SJ and SS measure site similarities and do not include phylogeny, whereas IST measures site differences and incorporates phylogenetic information; therefore, SJ and SS are expected to be positively correlated, and SJ and IST and SS and IST are expected to be negatively correlated. Our data matched these expectations, providing multiple lines of support for the site comparison metrics. Beyond the traditional diversity measures, conservation organizations may want to select priority regions based on evolutionary history of species but may not have the resources to assemble phylogenetic information. Therefore, it is important to know if and when S can be used as a predictor of phylogenetic diversity.

It may seem obvious that a tree with more species will have more branches and a high probability of having greater PDFaith (Calba et al. 2014). This relationship was confirmed by computer modeling studies of Tucker and Cadotte (2013), but the strong positive relationship between S and PDFaith was limited to datasets containing less than 80 species. This may explain the correlation across our five sites in which S ranged from 22 to 55 species. However, there was one exception in our data. S was equal at NMP and South, but South had a higher value of PDFaith, indicating the 22 species at South are more evolutionarily distinct (have higher diversity) than the 22 species at NMP. Our result indicates that S may or may not be a good predictor of PDFaith (i.e. overall phylogenetic diversity) when species pools are small. However, comparing values of PDFaith directly between communities can reveal those that have increased evolutionary potential (those with higher PDFaith; Forest et al. 2007).

Our empirical data resulted in mixed correlations between S, SPD, and the Helmus et al. (2007) PD metrics. Helmus et al. (2007) reported no correlation between S and PSE but found a correlation between S and PSR, and these predictions matched our results. Likewise, our data showed a strong correlation between S and SPD. Because PSR and SPD both incorporate S into their products and PSR characterizes biodiversity similarly to PDFaith (Helmus et al. 2007), these results are not surprising. Helmus et al. (2007) also predicted a correlation between S and PSV, but our data showed no correlation, perhaps because our results for PSV were all in the middle of the potential 0–1 range of values (Table 3). These mixed results are likely due to a small S, but they provide a basis upon which future investigations may expand and lead to stronger conclusions about how these metrics perform on different datasets.

Mean pairwise distance (MPD) averages the evolutionary differences between all pairwise species in the tree and reveals deep species relatedness. Higher values indicate more species with above-average branch lengths. Mean nearest taxon distance (MNTD) averages the evolutionary distance between each species and its nearest neighbor. Higher values indicate that some taxa have branches that are much longer than average. Net relatedness index (NRI) and nearest taxon index (NTI) are equivalent to MPD and MNTD, respectively, but they compare MPD and MNTD values to null communities, allowing for assessment of statistical significance. As mentioned earlier, in computer simulations, MPD showed no correlation with S and MNTD showed a negative correlation with S. In our data, the relationship between S and MPD was moderately positive, but there was only a weak negative correlation between S and MNTD. Again, this discrepancy may indicate a non-random change in phylogenetic diversity over the S gradient. Communities with high MPD and NRI values indicate species assemblages with ancient speciation events and possibly greater potential for evolutionary change that will allow populations to persist in changing environments. Communities with high MNTD and NTI values indicate species assemblages with more recent speciation events, which may indicate adaptive radiations that have resulted in endemic species, a site characteristic valued by conservation planners.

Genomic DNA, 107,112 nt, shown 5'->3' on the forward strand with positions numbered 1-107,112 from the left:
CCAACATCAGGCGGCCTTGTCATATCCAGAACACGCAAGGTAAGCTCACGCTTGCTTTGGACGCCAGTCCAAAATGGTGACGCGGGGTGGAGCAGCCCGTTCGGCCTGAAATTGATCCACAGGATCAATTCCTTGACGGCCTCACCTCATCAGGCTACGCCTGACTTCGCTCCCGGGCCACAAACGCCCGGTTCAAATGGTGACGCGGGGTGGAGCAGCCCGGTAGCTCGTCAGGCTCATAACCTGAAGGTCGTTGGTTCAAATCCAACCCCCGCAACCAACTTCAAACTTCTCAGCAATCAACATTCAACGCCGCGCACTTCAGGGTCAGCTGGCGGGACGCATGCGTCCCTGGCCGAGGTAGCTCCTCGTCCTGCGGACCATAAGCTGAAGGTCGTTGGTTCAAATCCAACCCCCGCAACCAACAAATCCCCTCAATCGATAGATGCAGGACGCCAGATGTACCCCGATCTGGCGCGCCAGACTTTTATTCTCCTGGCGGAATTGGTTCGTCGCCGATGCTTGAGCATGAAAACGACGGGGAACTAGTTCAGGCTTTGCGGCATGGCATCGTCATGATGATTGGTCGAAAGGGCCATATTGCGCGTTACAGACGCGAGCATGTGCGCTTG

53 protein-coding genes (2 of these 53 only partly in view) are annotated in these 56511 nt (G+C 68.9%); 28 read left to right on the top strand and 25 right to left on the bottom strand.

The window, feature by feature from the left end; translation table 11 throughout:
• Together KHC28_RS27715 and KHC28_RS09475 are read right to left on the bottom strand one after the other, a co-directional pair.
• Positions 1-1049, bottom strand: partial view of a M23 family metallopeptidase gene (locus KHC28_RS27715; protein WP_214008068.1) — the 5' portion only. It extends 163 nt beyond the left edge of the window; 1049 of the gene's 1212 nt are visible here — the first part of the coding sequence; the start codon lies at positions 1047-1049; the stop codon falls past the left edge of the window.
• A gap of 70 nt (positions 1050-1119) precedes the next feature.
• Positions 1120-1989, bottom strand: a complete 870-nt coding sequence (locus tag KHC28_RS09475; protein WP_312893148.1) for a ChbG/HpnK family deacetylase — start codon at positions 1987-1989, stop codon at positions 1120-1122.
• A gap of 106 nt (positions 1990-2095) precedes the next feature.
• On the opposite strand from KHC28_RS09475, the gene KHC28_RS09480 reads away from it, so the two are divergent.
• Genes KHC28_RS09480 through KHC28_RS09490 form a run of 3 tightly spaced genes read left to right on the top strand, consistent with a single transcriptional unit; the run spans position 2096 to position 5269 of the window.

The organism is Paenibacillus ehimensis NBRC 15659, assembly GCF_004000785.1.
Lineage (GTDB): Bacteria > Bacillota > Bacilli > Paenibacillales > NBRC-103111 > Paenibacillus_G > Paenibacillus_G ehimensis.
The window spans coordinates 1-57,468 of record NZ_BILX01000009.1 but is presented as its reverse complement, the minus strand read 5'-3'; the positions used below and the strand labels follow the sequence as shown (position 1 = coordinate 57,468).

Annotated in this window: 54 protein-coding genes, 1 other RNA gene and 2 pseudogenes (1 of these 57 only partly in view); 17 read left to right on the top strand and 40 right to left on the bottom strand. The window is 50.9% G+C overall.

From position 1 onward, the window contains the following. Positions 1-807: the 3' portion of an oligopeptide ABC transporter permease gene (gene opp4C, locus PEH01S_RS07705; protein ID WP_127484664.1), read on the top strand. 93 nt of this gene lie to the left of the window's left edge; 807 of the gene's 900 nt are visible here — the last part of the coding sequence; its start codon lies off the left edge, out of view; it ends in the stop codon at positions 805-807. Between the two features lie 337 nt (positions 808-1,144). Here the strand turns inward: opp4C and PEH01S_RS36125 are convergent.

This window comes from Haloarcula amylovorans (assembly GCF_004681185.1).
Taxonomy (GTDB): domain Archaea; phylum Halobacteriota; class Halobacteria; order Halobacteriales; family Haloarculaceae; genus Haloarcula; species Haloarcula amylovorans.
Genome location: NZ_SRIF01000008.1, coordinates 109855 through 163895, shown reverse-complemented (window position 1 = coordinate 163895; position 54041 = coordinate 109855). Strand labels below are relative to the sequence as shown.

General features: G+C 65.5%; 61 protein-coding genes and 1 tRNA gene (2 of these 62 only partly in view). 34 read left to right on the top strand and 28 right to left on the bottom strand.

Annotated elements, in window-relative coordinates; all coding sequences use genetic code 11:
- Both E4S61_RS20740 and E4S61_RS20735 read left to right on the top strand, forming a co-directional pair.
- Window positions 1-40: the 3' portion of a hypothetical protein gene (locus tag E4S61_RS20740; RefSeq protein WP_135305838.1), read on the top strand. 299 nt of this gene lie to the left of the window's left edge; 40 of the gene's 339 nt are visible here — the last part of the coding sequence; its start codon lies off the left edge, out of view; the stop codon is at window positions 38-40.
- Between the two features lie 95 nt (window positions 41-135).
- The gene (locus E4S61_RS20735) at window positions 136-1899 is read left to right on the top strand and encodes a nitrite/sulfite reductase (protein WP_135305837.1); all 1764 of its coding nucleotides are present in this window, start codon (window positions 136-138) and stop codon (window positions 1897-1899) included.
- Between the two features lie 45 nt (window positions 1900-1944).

Abundance-weighted (AW) metrics can add value to biodiversity comparisons because they give an indication of the impact of evolutionary history on community assembly. When AW metric values are greater than the incidence metric values relative to a comparable community, this is an indication there are some species that may be dominant at a site. From the correlations reported in our results, the relationships between the species incidence metrics and the AW metrics confound diversity comparisons because the relative values at each site are not consistent such that sites with high abundance of some species may be identified. Our results may not lead to strong conclusions because most of the values are not statistically significant; however, this project represents the possibilities for calculating multiple PD metrics once a phylogeny is estimated. The value in calculating and comparing all of these metrics is to identify when empirical results do not match predictions. These situations will draw attention to notable discrepancies such as the PD metric variations between South and NMP (above), which have equivalent S values in our study or the correlations that do not match computer simulations. Additionally, comparing multiple metrics can provide supporting evidence about community assembly.